Christian Nation

Our State Board of Education recently passed new curriculum guidelines which, among other eye-poppers, removed references to the separation of church and state from the list of concepts being taught in schools.  This fits the new fundamentalist vision of American history so popular with a wing of the Republican Party.  The Texas Republican Party Platform now states unambiguously that America is a “Judeo-Christian Nation” and specifically attacks the notion of a separation of church and state.

The question of whether America is a “Christian Nation” has never had a simple answer.  The trouble is that the claim is both true and false at the same time depending on what it is meant to imply.  What America was at its founding was a nation of people who were overwhelmingly Christian under what was for that era a radically secular federal government.

A major motive of early immigration to America was the desire to practice innovative new religious interpretations more freely.  Americans became an uncommonly religious people who were deeply divided over religion.  With the exception of a modest Jewish community and the much more tangled issue of imported slaves, these diverse religious institutions were overwhelmingly Christian in their orientation.

The founders rightly understood that America was a religiously diverse place.  The fact that there could be dozens if not hundreds of different versions of Christian faith existing peacefully side by side was completely unheard of in their European experience.  The picture of religion in America was a kaleidoscope, though a decidedly Christian one.

It would never have been practical for the Constitution to point to a single Christian denomination and make it an official state religion.  What could easily have been done was to officially sanction Christianity in general as an organizing principle of the state.  The framers wisely chose not to do this.

In fact, the young government affirmed its deliberately secular committment in an early treaty, stating unequivocally, “the Government of the United States is not in any sense founded on the Christian religion.”  That treaty was unanimously approved by the Senate and signed by President Adams.  The notion of a strictly secular federal government was not particularly controversial in the founders’ era.

The founders were generally, though not universally, religious.  No less a figure than Thomas Jefferson was accused of being an atheist and though it appears he wasn’t he cared little to dispute the claim.  Thomas Paine was an agnostic, deeply hostile to religion.  But founders on the whole we were Christians of various varieties.

Thomas Jefferson’s letter to the Baptists in which he describes the “wall of separation between church and state” provides the best explanation of why they declined.  The letter drives modern Christian fundamentalists batty; a succinct and persuasive summary of the Republic’s commitment to secularism coming straight from one of their otherwise favorite founders.

So why are we even having this debate in an age in which religious observance is in steady, long-term decline?  It is precisely that decline that feeds this type of movement.  Fundamentalism is not a symptom of a healthy religious culture.  With organized religion losing influence and change accelerating at a pace that challenges people’s capacity to adapt, we shouldn’t be surprised that many want to turn back the clock to an imagined past.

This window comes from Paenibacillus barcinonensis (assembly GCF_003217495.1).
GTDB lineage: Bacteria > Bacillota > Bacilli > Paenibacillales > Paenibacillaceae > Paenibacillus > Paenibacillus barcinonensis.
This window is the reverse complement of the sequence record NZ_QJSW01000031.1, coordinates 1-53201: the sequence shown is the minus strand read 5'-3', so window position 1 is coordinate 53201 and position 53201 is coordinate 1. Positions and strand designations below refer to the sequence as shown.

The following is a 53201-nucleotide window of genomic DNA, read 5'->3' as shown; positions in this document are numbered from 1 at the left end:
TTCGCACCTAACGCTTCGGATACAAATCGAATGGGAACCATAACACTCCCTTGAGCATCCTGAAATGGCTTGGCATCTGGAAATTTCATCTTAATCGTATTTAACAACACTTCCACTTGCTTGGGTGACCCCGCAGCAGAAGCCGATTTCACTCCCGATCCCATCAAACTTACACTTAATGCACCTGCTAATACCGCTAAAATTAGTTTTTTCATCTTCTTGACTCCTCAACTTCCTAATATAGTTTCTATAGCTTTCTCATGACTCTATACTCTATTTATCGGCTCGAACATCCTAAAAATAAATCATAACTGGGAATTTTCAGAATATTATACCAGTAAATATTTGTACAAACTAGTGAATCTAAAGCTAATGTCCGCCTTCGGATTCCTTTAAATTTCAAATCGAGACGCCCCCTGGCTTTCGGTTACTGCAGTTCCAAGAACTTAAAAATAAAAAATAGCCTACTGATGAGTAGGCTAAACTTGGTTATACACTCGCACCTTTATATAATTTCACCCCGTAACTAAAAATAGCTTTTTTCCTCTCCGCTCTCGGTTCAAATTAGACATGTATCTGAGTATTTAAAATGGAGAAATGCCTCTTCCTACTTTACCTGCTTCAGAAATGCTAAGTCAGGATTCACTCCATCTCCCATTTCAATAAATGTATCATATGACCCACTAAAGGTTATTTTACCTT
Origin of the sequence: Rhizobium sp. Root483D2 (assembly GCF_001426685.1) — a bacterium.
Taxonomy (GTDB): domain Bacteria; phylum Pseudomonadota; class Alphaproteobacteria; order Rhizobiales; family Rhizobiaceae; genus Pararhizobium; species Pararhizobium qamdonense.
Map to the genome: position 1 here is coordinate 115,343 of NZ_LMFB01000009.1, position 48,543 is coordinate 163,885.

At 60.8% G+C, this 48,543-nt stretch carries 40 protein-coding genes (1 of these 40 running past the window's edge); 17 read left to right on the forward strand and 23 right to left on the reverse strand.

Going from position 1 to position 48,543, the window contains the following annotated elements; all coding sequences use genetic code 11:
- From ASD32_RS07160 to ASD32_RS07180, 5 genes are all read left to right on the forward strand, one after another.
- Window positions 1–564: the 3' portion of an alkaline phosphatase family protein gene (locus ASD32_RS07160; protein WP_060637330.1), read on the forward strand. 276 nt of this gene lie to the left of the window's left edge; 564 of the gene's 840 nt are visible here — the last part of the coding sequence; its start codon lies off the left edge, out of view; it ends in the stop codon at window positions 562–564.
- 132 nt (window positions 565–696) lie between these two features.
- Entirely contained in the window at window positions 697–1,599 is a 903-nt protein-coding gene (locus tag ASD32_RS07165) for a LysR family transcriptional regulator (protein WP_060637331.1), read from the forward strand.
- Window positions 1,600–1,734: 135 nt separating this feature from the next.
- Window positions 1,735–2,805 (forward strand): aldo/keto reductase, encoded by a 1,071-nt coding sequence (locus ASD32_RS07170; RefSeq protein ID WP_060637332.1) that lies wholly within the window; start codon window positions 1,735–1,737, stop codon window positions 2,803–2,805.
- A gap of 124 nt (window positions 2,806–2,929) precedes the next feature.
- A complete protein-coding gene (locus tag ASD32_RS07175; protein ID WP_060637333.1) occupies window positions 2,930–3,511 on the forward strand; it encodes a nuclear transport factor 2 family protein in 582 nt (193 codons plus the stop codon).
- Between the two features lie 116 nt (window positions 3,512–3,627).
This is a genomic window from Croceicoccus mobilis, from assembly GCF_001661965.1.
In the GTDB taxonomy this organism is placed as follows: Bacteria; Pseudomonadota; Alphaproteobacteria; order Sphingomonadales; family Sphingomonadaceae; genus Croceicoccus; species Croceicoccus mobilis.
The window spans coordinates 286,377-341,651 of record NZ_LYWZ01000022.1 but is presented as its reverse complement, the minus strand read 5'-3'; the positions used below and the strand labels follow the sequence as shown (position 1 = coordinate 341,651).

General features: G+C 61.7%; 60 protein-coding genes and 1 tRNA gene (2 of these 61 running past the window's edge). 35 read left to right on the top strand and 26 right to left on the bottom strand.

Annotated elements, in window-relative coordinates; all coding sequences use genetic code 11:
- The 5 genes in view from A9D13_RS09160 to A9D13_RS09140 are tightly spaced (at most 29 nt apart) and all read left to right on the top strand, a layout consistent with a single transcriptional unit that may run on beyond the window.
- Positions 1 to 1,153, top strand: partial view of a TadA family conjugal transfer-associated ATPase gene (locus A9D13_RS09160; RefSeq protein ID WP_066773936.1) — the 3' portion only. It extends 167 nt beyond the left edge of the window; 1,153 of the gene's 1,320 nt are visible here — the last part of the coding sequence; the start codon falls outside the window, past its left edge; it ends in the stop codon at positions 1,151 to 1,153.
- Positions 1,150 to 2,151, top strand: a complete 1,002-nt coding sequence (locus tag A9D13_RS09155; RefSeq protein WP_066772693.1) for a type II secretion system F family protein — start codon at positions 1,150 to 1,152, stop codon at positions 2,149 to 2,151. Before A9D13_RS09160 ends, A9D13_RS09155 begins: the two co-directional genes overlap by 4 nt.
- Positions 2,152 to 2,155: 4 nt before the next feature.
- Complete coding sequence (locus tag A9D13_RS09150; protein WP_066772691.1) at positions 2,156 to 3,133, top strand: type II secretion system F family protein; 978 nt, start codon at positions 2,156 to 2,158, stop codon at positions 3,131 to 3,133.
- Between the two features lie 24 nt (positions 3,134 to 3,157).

The wave of fundamentalism that is tearing at the fabric of our society is not a local phenomenon.  In different forms and under different faiths it is rocking our world, inspiring violence and undermining liberty in places as unconnected as Turkey, Israel, Sri Lanka, India, Indonesia, and Russia, along with the usual suspects in the Arab countries.  It is a fearful reaction to the forces of freedom that are opening up new, and often upsetting avenues of personal liberty from Afghanistan to Alabama.

How fundamentalism became a core element of Republican politics is a sad accident of history, as the Party of free-markets and liberty is not well suited for it.  But we cannot continue to grow as a Party so long as we embrace it.

I personally would like to see a greater acknowledgement of religion in our public life.   I think also think it would be great if I could cruise the roads without a drivers license and insurance, or practice my aim in my back yard.  Unfortunately, those screaming most loudly to tear down the “wall of separation” are the best example of why we it serves us so well.

Forget the neurotic liberals who cringe when someone uses the word “God.”  They aren’t the problem.  The trouble is that efforts to embrace real openness to public religious expression, like when an Imam was invited to give a prayer at the Legislature, always seem to inspire some bigoted jerk to make a scene. These incidents display the real motives of the “Christian Nation” crowd – to shield themselves from ideas they don’t like at the expense of religious freedom.

The fundamentalists don’t want more religious expression, they want a government that endorses their favorite religion.  The Republican Party should not help them succeed.


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